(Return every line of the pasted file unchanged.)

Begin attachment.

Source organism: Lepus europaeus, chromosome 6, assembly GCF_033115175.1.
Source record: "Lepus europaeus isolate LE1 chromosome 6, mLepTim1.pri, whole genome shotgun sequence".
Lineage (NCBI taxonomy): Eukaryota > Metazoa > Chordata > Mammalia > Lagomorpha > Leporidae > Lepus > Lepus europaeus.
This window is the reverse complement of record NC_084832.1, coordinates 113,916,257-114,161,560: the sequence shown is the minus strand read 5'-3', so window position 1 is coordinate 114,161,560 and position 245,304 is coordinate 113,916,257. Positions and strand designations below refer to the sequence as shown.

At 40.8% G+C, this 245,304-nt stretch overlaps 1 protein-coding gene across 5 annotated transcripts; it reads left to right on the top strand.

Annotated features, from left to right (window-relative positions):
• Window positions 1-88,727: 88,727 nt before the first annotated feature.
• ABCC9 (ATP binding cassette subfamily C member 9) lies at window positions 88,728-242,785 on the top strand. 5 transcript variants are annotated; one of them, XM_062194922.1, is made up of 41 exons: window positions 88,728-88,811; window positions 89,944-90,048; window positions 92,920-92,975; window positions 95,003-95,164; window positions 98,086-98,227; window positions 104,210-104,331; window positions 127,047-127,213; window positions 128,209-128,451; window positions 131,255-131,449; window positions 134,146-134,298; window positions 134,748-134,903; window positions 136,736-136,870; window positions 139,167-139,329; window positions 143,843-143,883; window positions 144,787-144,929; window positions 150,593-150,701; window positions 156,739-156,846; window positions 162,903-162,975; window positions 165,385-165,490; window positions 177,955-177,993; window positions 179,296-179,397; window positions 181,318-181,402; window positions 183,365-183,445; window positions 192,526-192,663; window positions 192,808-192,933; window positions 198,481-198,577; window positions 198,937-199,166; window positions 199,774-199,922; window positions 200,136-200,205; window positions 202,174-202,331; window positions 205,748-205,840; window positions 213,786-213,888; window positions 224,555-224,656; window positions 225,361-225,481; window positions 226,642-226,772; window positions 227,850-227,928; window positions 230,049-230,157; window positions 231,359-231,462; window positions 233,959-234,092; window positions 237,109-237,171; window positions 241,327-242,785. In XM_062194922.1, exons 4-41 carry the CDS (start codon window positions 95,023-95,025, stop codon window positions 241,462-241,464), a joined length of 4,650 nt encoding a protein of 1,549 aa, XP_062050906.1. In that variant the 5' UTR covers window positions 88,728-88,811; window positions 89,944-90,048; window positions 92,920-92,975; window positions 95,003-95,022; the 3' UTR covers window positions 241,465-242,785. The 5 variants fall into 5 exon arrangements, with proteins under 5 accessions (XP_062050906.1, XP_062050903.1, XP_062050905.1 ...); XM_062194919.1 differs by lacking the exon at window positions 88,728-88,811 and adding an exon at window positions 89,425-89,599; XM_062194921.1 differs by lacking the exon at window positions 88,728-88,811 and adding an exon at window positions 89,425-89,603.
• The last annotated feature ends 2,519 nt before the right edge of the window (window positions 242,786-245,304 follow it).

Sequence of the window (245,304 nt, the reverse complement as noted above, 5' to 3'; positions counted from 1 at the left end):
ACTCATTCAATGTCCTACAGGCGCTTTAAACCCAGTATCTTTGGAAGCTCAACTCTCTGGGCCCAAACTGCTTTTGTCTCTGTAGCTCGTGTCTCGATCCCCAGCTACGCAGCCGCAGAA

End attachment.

Source organism: Lepus europaeus, chromosome 6, assembly GCF_033115175.1.
Source record: "Lepus europaeus isolate LE1 chromosome 6, mLepTim1.pri, whole genome shotgun sequence".
Lineage (NCBI taxonomy): Eukaryota > Metazoa > Chordata > Mammalia > Lagomorpha > Leporidae > Lepus > Lepus europaeus.
This window is the reverse complement of record NC_084832.1, coordinates 113,916,257-114,161,560: the sequence shown is the minus strand read 5'-3', so window position 1 is coordinate 114,161,560 and position 245,304 is coordinate 113,916,257. Positions and strand designations below refer to the sequence as shown.

At 40.8% G+C, this 245,304-nt stretch overlaps 1 protein-coding gene across 5 annotated transcripts; it reads left to right on the top strand.

Annotated features, from left to right (window-relative positions):
• Window positions 1-88,727: 88,727 nt before the first annotated feature.
• ABCC9 (ATP binding cassette subfamily C member 9) lies at window positions 88,728-242,785 on the top strand. 5 transcript variants are annotated; one of them, XM_062194922.1, is made up of 41 exons: window positions 88,728-88,811; window positions 89,944-90,048; window positions 92,920-92,975; window positions 95,003-95,164; window positions 98,086-98,227; window positions 104,210-104,331; window positions 127,047-127,213; window positions 128,209-128,451; window positions 131,255-131,449; window positions 134,146-134,298; window positions 134,748-134,903; window positions 136,736-136,870; window positions 139,167-139,329; window positions 143,843-143,883; window positions 144,787-144,929; window positions 150,593-150,701; window positions 156,739-156,846; window positions 162,903-162,975; window positions 165,385-165,490; window positions 177,955-177,993; window positions 179,296-179,397; window positions 181,318-181,402; window positions 183,365-183,445; window positions 192,526-192,663; window positions 192,808-192,933; window positions 198,481-198,577; window positions 198,937-199,166; window positions 199,774-199,922; window positions 200,136-200,205; window positions 202,174-202,331; window positions 205,748-205,840; window positions 213,786-213,888; window positions 224,555-224,656; window positions 225,361-225,481; window positions 226,642-226,772; window positions 227,850-227,928; window positions 230,049-230,157; window positions 231,359-231,462; window positions 233,959-234,092; window positions 237,109-237,171; window positions 241,327-242,785. In XM_062194922.1, exons 4-41 carry the CDS (start codon window positions 95,023-95,025, stop codon window positions 241,462-241,464), a joined length of 4,650 nt encoding a protein of 1,549 aa, XP_062050906.1. In that variant the 5' UTR covers window positions 88,728-88,811; window positions 89,944-90,048; window positions 92,920-92,975; window positions 95,003-95,022; the 3' UTR covers window positions 241,465-242,785. The 5 variants fall into 5 exon arrangements, with proteins under 5 accessions (XP_062050906.1, XP_062050903.1, XP_062050905.1 ...); XM_062194919.1 differs by lacking the exon at window positions 88,728-88,811 and adding an exon at window positions 89,425-89,599; XM_062194921.1 differs by lacking the exon at window positions 88,728-88,811 and adding an exon at window positions 89,425-89,603.
• The last annotated feature ends 2,519 nt before the right edge of the window (window positions 242,786-245,304 follow it).

Sequence of the window (245,304 nt, the reverse complement as noted above, 5' to 3'; positions counted from 1 at the left end):
ACTCATTCAATGTCCTACAGGCGCTTTAAACCCAGTATCTTTGGAAGCTCAACTCTCTGGGCCCAAACTGCTTTTGTCTCTGTAGCTCGTGTCTCGATCCCCAGCTACGCAGCCGCAGAA